Embracing the Tourist in You using Travel Apps

Travel Apps to Help you be the Best Tourist you can Be

Are you a tourist or traveller? There are certainly people that claim there is. And they use this label not just for those who ride tour buses- they use it for a multitude of different travel behaviours.

Let’s examine five tourist behaviours and see if there are travel apps that can be used to change them. Why would you want to do this? It’s NOT to mollify the snooty travellers that so causally judge their fellow travellers. Nor is it to define that there is such a thing as a proper method of travelling.

Instead, it’s to give you more options on how to get directions, where to eat, and how to take better photos. It’s to give you tools that’ll help you broaden your style of travel by allowing you to adapt to situations better. It’ll help you to be the best tourist you can be.

Using Traditional Maps

Large and unwieldy paper maps are hard to fold and broadcasts that you are a tourist. These can be replaced with a proper mapping applications, such as Google Maps (Google Play | Apple Appstore). Install it, download the area map so you can use it offline, and then turn on the gps.

When the Google map app works, it’s much more efficient in helping you find where you are and where you want to go. You’ll spend less time trying to find places and more time actually enjoying them.

You’ll only have to unfold the cumbersome paper map if the map application fails to work. This is known to happen, even with such a reliable app such as Google Maps. But now that you have two navigation tools, you’ve got two ways to get un-lost.

Taking the same photos as the millions before you at the same spot

It could sometimes take twenty minutes to frame that perfect shot of you holding up the Leaning Tower of Pisa because there are so many other tourists trying to do the same thing.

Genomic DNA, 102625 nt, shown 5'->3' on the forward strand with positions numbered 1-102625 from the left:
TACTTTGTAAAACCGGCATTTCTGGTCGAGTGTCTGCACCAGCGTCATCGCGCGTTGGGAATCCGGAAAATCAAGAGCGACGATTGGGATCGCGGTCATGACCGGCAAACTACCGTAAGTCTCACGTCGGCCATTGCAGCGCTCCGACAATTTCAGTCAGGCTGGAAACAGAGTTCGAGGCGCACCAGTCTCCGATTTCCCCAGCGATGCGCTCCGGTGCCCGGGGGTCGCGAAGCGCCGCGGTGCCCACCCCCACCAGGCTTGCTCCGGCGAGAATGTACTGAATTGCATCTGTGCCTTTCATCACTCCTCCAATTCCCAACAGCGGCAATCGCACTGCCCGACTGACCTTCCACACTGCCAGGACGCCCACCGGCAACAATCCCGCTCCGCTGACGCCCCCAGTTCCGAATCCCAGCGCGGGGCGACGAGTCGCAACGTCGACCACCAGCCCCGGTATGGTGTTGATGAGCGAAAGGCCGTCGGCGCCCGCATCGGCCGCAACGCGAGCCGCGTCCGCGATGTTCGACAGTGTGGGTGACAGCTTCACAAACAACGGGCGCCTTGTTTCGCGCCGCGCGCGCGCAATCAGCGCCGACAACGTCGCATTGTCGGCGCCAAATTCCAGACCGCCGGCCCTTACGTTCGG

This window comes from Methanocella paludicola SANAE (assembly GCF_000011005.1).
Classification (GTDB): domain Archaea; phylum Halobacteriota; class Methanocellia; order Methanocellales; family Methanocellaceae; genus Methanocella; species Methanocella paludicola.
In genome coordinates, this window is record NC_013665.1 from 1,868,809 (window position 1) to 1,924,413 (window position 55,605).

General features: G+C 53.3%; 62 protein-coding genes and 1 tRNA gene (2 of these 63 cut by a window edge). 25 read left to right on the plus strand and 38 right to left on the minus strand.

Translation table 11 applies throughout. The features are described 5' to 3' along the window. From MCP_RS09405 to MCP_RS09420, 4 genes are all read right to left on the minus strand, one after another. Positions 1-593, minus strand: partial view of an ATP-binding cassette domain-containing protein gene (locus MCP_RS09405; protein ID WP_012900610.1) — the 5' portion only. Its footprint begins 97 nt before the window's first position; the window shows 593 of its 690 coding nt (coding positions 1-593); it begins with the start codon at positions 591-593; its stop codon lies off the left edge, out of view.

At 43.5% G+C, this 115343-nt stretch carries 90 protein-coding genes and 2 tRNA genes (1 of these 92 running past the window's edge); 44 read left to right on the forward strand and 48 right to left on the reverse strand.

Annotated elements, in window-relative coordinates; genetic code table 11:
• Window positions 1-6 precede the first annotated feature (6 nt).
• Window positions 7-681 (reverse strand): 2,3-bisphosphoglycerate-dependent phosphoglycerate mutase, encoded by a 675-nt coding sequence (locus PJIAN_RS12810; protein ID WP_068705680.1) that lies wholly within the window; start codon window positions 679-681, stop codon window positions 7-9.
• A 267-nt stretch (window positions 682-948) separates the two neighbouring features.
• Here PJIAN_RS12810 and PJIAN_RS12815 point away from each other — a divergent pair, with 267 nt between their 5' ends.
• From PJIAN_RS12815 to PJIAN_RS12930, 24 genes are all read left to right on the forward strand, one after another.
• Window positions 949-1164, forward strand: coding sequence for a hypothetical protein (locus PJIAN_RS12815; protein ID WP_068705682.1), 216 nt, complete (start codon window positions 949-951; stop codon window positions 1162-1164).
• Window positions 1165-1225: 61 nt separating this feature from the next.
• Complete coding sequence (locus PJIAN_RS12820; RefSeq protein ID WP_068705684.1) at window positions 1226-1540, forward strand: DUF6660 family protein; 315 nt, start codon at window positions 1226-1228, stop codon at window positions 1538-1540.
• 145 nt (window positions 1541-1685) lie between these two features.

The TouchRetouch app (Google Play | Apple Appstore – $.99) allows you to edit out other people from your shots at your leisure after you’ve already taken the photo. Use it to reduce the time it takes you to take photos. You’ll be helping to alleviate congestion at overcrowded tourist sites.

Eating at fast food chain establishments

Avoid eating at fast food chains when you travel, for this is what tourists end up doing too often. While you’re at it, you can avoid eating at the top 10 restaurants that are considered tourist traps. How?

Let’s say you’re in Paris. Install Tripadvisor’s Paris City Guide app (Google Play | Apple Appstore) and look up what the most popular restaurants are- and then intentionally avoid them. Instead, pick a less popular or even unlisted restaurant.

You’ll notice that you’ll be eating at places with less tourists around. Plus, less touristy restaurants may be better value for the money since they won’t always have the built-in tourist tax applied on top of what a meal would normally cost.

Whether you want to avoid the tourist trap restaurants is up to you. Many of the restaurants that are at the top of the recommended lists in Tripadvisor are probably pretty good places to eat. But at least now you’ll know how to distinguish the touristy from the less touristy restaurants and choose between the two.

Dressing like a tourist

Nothing screams tourist more than wearing a t-shirt that proclaims your love for the city you are visiting. At least you know what your international size is to get a proper fit, right?

Use Lazy Clothes (Google Play) or Good Sizer (Apple Appstore – $1.99) to figure out your size wherever you go. Sizes for pants, shirts, and shoes are different depending on what continent you happen to be in. A good rule of thumb is that if the your body build is quite different from the locals, you may have a very difficult time shopping for clothes that fit well.

Not have a clue about the local Customs and History

The final deadly sin that Tourists are accused of is that of being oblivious to local history and customs. This is easily remedied by reading a bit of history about the places you will be visiting by using My World Heritage Passport (Google Play) or the Unesco app (Apple Appstore – $3.25 USD). And after you’ve brushed up on the customs with the Culture Compass App (Google Play), you’ll know such things as which hand to eat with and how to greet locals.

People won’t expect you to master all the cultural intricacies of a place, as that sort of thing can only come about after you’ve spent some months or years there. At least you won’t be committing many major faux pas. And don’t consider being labelled a tourist such a bad thing. We are all tourists in somebody’s eyes.

Image Credit: ©Depositphotos.com/(instone)


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